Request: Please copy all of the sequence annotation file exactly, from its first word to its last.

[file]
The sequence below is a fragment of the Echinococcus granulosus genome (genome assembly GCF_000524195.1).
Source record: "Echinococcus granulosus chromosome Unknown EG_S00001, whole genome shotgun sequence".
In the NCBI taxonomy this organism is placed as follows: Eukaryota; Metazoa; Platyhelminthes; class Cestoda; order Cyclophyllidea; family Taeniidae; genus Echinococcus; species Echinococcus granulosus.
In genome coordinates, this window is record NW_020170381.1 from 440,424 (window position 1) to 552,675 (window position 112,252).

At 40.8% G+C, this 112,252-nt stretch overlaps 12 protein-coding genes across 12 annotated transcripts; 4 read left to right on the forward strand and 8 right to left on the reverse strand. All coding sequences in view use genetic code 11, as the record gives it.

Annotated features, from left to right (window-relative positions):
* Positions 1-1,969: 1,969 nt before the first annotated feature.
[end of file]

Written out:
The sequence below is a fragment of the Echinococcus granulosus genome (genome assembly GCF_000524195.1).
Source record: "Echinococcus granulosus chromosome Unknown EG_S00001, whole genome shotgun sequence".
In the NCBI taxonomy this organism is placed as follows: Eukaryota; Metazoa; Platyhelminthes; class Cestoda; order Cyclophyllidea; family Taeniidae; genus Echinococcus; species Echinococcus granulosus.
In genome coordinates, this window is record NW_020170381.1 from 440,424 (window position 1) to 552,675 (window position 112,252).

At 40.8% G+C, this 112,252-nt stretch overlaps 12 protein-coding genes across 12 annotated transcripts; 4 read left to right on the forward strand and 8 right to left on the reverse strand. All coding sequences in view use genetic code 11, as the record gives it.

Annotated features, from left to right (window-relative positions):
* Positions 1-1,969: 1,969 nt before the first annotated feature.